Citizen Action Monitor

“Human nature and our methods of governance are proving incapable of saving the world.”

William Rees says we need to ‘get real’ about climate science, and delivers 11 key steps leading to an effective “Green New Deal”

No 2546 Posted by fw, November 13, 2019

William Rees

“Remember the self-congratulatory hubbub following “successful” negotiation of the Paris climate accord in 2015? Was all that ebullient optimism justified? Consider that in the past 50 years, there have been 33 climate conferences and a half dozen such major international agreements — Kyoto, Copenhagen and Paris the most recent — but none has produced even a dimple in the curve of rising atmospheric CO2 concentrations. And things are not about to change dramatically. The 2019 Energy Information Administration International Energy Outlook reference case projects global energy consumption to increase 45 per cent by 2050. On the plus side, renewables are projected to grow by more than 150 per cent, but, consistent with the trend I rudely pointed out yesterday, the overall increase in demand for energy is expected to be greater than the total contribution from all renewable sources combined. Fact: Without a massive rapid course correction, CO2 emissions will continue to climb. This threatens humanity with ecological and social catastrophe as much of Earth becomes uninhabitable. Question 2: Human nature and our methods of governance are proving incapable of saving the world. We need to ‘get real’ about climate science. Am I wrong?” William Rees, The Tyee

William E. Rees is professor emeritus of human ecology and ecological economics at the University of British Columbia.

In yesterday’s repost, Rees presented the first of twoAm I wrong?” questions regarding the climate crisis. If you accepted his facts, he said, you will see the massive challenge we face in transforming human assumptions and ways of living on Earth.

In today’s repost, Rees asks Question 2: “Human nature and our methods of governance are proving incapable of saving the world. We need to ‘get real’ about climate science. Am I wrong?

Below is my repost of Rees’ Question 2 article. In the first two-thirds of his piece, Rees explains why the international community seems determined to stay on its growth-driven, fossil-fuelled course. Given this perverse path we are on, the world can expect fifteen dire consequences, including — more and longer heat waves/droughts; failing agriculture; rising sea levels; abandonment of over-heated cities; mass migrations; collapsed economies; and possible geopolitical chaos.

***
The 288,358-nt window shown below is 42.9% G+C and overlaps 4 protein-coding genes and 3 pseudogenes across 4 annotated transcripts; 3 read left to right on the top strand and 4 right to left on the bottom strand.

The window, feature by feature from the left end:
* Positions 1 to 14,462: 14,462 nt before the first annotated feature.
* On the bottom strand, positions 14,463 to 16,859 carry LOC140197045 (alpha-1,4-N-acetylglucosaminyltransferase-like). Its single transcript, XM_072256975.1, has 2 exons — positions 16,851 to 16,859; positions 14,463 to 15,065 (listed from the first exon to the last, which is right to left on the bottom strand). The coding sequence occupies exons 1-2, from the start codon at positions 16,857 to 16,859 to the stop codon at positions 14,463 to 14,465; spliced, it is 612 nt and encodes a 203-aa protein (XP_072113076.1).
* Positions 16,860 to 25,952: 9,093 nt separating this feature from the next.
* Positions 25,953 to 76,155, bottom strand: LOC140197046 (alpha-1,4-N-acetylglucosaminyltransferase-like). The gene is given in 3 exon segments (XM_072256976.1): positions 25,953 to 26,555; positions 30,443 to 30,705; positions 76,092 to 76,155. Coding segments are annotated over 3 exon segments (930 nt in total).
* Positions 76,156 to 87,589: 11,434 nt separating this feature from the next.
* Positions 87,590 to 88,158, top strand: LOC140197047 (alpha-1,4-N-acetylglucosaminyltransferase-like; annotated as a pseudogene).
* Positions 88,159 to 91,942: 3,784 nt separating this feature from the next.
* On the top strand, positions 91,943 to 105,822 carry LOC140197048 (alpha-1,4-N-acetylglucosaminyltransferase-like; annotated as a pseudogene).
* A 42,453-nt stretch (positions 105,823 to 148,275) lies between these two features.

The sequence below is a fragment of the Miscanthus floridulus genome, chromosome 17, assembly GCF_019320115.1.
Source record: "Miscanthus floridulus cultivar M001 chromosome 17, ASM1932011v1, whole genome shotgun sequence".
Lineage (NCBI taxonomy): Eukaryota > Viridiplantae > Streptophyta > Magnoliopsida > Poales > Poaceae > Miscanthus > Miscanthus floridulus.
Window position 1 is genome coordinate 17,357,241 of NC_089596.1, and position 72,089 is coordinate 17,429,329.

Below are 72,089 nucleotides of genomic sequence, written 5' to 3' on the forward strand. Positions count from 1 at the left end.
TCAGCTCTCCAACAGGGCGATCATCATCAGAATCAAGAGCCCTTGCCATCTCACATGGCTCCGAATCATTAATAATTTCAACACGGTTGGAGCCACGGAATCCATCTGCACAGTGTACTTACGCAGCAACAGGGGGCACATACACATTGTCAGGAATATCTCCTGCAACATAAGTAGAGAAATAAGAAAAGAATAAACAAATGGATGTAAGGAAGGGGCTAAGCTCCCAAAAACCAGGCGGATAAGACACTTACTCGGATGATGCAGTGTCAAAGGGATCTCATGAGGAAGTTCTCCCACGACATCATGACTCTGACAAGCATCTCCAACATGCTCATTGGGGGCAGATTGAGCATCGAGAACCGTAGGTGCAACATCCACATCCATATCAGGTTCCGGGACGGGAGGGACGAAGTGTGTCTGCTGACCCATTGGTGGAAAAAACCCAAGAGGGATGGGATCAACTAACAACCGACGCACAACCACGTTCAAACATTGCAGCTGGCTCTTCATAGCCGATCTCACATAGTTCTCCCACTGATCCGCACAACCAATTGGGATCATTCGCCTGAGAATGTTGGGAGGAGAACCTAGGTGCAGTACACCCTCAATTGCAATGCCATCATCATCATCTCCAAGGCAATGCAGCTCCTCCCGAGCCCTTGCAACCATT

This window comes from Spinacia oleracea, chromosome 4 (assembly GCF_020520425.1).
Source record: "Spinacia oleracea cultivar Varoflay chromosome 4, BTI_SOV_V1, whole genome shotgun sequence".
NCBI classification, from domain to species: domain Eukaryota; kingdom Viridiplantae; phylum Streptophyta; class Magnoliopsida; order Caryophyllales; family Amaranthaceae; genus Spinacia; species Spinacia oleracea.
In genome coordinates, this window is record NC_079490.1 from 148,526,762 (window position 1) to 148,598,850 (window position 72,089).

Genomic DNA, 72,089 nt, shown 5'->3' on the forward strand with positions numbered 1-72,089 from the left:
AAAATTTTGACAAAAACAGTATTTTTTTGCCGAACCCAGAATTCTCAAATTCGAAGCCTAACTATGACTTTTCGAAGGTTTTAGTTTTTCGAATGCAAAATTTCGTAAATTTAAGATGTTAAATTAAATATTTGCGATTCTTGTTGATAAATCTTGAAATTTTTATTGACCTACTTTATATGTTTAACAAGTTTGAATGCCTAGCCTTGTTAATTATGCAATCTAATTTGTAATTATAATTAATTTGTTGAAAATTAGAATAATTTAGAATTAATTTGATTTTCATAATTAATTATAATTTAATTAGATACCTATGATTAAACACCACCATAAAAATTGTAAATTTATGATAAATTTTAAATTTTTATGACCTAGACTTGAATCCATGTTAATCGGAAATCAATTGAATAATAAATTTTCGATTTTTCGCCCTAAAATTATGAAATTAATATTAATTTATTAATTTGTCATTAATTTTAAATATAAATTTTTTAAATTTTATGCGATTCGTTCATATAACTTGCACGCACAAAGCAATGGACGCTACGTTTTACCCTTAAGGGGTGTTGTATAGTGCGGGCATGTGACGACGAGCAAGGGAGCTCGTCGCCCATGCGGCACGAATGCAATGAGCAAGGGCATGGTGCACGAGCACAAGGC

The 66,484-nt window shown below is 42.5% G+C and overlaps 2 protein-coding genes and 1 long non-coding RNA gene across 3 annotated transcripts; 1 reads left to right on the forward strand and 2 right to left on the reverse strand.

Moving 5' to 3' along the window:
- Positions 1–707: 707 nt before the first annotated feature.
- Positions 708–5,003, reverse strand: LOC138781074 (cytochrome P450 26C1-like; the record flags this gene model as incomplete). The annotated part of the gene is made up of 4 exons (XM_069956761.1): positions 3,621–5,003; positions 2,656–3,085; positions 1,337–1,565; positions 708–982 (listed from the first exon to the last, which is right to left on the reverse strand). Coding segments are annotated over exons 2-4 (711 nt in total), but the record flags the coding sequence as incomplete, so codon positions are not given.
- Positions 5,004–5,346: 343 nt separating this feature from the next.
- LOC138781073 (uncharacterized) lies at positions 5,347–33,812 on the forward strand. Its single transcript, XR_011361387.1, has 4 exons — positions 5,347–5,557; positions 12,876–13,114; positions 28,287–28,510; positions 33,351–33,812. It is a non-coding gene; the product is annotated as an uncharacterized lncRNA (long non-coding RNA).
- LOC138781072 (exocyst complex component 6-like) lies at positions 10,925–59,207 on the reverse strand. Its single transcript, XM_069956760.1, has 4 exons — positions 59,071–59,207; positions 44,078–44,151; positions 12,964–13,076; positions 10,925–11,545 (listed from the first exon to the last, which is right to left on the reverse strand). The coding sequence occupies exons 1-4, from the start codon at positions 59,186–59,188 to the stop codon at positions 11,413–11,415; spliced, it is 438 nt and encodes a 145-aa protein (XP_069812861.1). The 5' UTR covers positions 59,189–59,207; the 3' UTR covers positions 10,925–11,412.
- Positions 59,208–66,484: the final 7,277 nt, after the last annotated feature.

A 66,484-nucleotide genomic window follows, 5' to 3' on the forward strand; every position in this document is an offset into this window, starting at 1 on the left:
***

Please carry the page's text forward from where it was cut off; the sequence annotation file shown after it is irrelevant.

At this point, Rees changes course, asking: “Where does Canada fit into all this?” In response, he immediately dismisses Canada’s delusional plan to meet its Paris emission reduction commitments: “No such plan is likely ever to be implemented. Instead, Ottawa has bought a pipeline.”

Changing direction again, Rees turns his attention to a “needed global emergency plan.” Were this a rational world, with a firm grasp of reality, a long-term wind-down strategy would have begun 20 or 30 years ago, he declares. And it would have included most of the 11 realistic responses to the climate crisis, which he then lists. Even if implemented this late in the game, we might at least slow the coming unravelling. “And no,” he adds, “the currently proposed Green New Deal won’t do it.”

And with that, Rees rolls out his 11-step plan, one of “deliberate contraction.” Anticipating shouts of “That’s not going to happen!” Rees concedes, quipping: “It should by now be clear that H. sapiens is not primarily a rational species.” He adds: “Disastrous climate change and energy shortages are near certainties in this century and global societal collapse a growing possibility that puts billions at risk.”

Below is my repost with my added subheadings, text highlight, some bulleted formatting, and minor editing. Alternatively, read his article on The Tyee’s website by clicking on the following linked title.

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Memo from a Climate Crisis Realist: The Choice before Us by William Rees, The Tyee, November 12, 2019

If we don’t take these 11 key steps, we’re kidding ourselves. Second of two.

A rational world with a good grasp of reality would have begun articulating a long-term energy and consumption wind-down strategy 20 or 30 years ago.